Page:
The pudding reminds me of the banana pudding my grandma used to make. It’s sweet, creamy, and thick with abundant vanilla. The pudding itself has no bananas in it, and they’re layered in the pan with Nilla wafers, making the pudding quite universal for non-banana desserts.
If you’ve never had pudding from scratch, it’s nothing like pudding mix from a box. I love the results of pudding mix in cookies or banana bread, but for eating as-is, scratch pudding is the promised land.
Making pudding is like making gravy. It’s easy, but you’ll become best friends with your whisk for about a half hour. Get everything you need out and ready before starting because you’ll be busy whisking. Mise en place.
It’s very similar to making ice cream. In a medium sauce pan combine sugar, flour, optional pinch of salt, and pour 2 cups of 2% milk over it. I have not tested using another type of milk. The pudding was wonderfully creamy and thick with 2% and I think whole milk, half-and-half or cream would make it too thick.
Heat the mixture until it begins to boil gently, whisking frequently. If you don’t whisk frequently, tan pudding skin will form on the bottom of the pan . When it breaks up, you’ll have tan chunks floating through your creamy mixture. No thanks.
Keep the heat at medium because cranking it up will likely cause the mixture to scorch so just take your time. It took a good 15 minutes of the pot appearing to do absolutely nothing for my pudding to finally begin to barely boil because I was compulsively whisking. I was staring into the proverbial pot that never boils, whisking it.
After the mixture boils, whisk continually for the next 2 to 4 minutes, or until the pudding has thickened. Take it off the heat and add vanilla.
In a glass measuring cup, whisk together 3 eggs and add about 1/4 cup of the hot pudding mixture to the eggs, whisking the whole time. This is called tempering eggs and if you don’t do it, you’ll literally scramble them.
Slowly pour the contents of the measuring cup into the sauce pan, whisking the entire time. Return the pan to the heat for about 2 to 4 minutes, whisking the whole time. This cooks the eggs.
In the meantime, layer Nilla wafers, topped with bananas, in an 8×8 or similar sized pan. Mine was 10×7. Pour half the pudding over the wafers and bananas. Add another layer of wafers, bananas, and top with the remaining pudding.
I used ripe bananas, but not over-ripe, just like the one shown. Save those really freckled and speckled ones for banana bread. They will just disintegrate and biting into slightly firm banana slices is the goal.
I used Reduced Fat Nilla Wafers for two reason. First, the obvious to save calories and fat when possible so you can eat more dessert. Secondly, the Reduced Fat variety are firmer, crunchier, and don’t turn to mush as easily, an advantage here. If you don’t have Nilla Wafters in your area, try graham crackers.
3/4 cup granulated sugar
1/4 cup all purpose flour
pinch salt, optional and to taste
2 cups 2% milk
1 tablespoon vanilla extract
3 large eggs
about 50 Nilla Wafers, divided (I prefer the Reduced Fat version; substitute with graham crackers if necessary)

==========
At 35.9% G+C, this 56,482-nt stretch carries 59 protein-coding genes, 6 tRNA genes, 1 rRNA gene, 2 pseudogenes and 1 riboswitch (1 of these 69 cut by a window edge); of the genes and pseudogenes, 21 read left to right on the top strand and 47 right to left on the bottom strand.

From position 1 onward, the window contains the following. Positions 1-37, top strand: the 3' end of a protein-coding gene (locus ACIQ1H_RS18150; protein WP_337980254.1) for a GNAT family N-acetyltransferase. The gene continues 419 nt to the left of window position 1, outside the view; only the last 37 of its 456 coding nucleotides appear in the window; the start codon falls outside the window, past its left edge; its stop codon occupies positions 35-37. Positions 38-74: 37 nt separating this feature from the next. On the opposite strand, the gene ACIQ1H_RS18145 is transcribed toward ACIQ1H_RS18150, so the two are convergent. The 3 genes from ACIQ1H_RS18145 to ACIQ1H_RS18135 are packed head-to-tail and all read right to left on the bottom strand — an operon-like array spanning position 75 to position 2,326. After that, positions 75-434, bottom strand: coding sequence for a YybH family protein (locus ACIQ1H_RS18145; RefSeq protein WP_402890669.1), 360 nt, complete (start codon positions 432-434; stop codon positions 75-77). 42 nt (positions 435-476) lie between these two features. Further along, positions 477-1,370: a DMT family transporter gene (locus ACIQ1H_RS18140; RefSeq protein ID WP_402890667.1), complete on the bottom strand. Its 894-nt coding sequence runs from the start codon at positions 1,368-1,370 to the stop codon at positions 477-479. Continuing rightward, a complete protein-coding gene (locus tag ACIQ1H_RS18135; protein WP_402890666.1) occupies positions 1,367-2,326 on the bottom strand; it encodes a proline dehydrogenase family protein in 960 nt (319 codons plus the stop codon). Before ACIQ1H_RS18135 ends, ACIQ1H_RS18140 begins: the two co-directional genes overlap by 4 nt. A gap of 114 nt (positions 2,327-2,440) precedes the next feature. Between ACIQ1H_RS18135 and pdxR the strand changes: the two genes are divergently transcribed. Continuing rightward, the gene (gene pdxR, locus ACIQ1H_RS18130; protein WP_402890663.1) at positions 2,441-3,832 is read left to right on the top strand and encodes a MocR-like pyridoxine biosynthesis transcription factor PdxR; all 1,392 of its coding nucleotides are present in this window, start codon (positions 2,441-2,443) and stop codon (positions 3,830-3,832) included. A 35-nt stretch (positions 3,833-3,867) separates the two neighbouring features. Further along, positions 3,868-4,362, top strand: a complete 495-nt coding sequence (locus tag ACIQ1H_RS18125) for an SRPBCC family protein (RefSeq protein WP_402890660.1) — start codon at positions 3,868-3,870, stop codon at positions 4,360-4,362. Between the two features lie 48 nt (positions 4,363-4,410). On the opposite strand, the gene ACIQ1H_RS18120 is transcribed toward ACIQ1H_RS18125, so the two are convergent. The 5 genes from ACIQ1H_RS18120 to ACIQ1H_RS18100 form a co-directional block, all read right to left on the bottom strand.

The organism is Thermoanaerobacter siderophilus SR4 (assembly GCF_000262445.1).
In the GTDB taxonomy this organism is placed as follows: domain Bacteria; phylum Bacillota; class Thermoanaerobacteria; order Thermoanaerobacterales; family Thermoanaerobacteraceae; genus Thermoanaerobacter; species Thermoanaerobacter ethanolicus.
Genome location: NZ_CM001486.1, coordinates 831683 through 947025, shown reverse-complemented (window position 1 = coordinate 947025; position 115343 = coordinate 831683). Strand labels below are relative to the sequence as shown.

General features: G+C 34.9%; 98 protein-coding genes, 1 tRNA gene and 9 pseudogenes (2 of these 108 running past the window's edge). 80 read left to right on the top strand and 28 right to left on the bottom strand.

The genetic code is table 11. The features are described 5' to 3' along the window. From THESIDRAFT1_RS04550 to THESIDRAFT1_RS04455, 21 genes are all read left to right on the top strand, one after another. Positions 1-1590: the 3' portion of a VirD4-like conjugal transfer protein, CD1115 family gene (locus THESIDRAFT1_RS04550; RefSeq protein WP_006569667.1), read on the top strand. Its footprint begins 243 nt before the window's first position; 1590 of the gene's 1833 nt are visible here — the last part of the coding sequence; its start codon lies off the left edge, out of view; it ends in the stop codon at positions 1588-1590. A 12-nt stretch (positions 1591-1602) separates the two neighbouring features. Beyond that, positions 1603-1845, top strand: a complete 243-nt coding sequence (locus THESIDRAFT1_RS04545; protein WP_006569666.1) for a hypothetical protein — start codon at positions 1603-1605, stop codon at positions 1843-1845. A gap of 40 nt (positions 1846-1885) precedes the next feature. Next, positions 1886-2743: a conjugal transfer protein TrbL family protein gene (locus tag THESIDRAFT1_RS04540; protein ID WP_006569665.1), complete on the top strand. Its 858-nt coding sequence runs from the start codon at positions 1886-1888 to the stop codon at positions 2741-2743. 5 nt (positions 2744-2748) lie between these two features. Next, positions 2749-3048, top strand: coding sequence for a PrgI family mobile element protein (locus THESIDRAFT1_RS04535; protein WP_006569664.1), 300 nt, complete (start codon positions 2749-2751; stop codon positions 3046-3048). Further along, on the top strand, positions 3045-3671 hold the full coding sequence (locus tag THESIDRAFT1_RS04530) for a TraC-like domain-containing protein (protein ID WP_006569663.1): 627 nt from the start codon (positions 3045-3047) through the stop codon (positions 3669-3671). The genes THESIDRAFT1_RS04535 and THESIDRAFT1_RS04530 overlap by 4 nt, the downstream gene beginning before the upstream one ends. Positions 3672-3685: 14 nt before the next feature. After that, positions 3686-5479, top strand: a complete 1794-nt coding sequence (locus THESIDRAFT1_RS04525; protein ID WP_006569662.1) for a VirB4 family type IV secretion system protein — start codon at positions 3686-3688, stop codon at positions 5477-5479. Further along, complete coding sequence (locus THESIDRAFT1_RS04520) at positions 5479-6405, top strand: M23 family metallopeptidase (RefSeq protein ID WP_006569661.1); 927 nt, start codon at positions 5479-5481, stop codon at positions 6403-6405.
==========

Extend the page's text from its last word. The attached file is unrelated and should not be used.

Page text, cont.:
3 to 4 large/XL ripe bananas, sliced into 1/4-inch rounds (use ripe bananas not over-ripe, they’re too mushy)
about 3/4 cup coarsely chopped Nilla Wafers, for sprinkling (about 20-25 wafers)
- Get everything you need out and ready before beginning because you’ll be busy whisking and read the recipe over, at least twice, in full.
- In a medium sauce pan combine the sugar, flour, optional pinch of salt, and pour the milk over it.
- Heat this together over medium heat until it begins to boil gently, whisking quite frequently so that pudding skin doesn’t form on the bottom of the pan. Keeping the heat at medium is advised because higher heat will likely cause the milky mixture to scorch. It took a good 15 minutes of the pot appearing to do absolutely nothing for my pudding to finally begin to barely boil because I was compulsively whisking.
- After you see the mixture boil, whisk continually for the next 2 to 4 minutes, or until the pudding has thickened. A transition comes when the pudding gets thicker by the stroke. Use your judgment and when you think the pudding has thickened up sufficiently, take it off the heat.
- Whisk in the vanilla; set aside.
- In a glass measuring cup, whisk together 3 eggs (using the same whisk is fine).
- Add about 1/4 cup of the hot pudding mixture to the eggs, whisking the whole time to temper the eggs so they don’t scramble.
- Slowly pour the contents of the measuring cup into the sauce pan, whisking the entire time so you don’t scramble the eggs.
- Return the pan to the stove, and cook over medium heat for about 2 to 4 minutes, whisking the whole time. This cooks the eggs. You’ll know when the pudding is done and you can take it off the heat. It will be thick, creamy, and will look like pudding. It thickens up as it cools so don’t over-cook it or it can get a little too firm. Take it off the heat; set aside, whisking every few minutes so skin doesn’t form.
- In an 8×8, 10×7, or similar sized pan (9×9 is too big) make one even flat layer of Nilla wafers, covering the entire base of the pan (about 24 wafers).
- Top with banana slices in an even flat layer, covering the wafers.
- Whisk pudding and pour half over the bananas, smoothing lightly with a spatula.
- Repeat the layers, making one flat layer of wafers, another layer of bananas, and top with remaining pudding, smoothing the top lightly with a spatula.
- Cover with plasticwrap and refrigerate the pudding for at least 4 hours, or overnight.
- Before serving, evenly sprinkle the chopped wafers over the pudding. Pudding will keep airtight in the refrigerator for up to 4 days. The banana slices don’t turn brown, although the wafers do continue soften as time passes.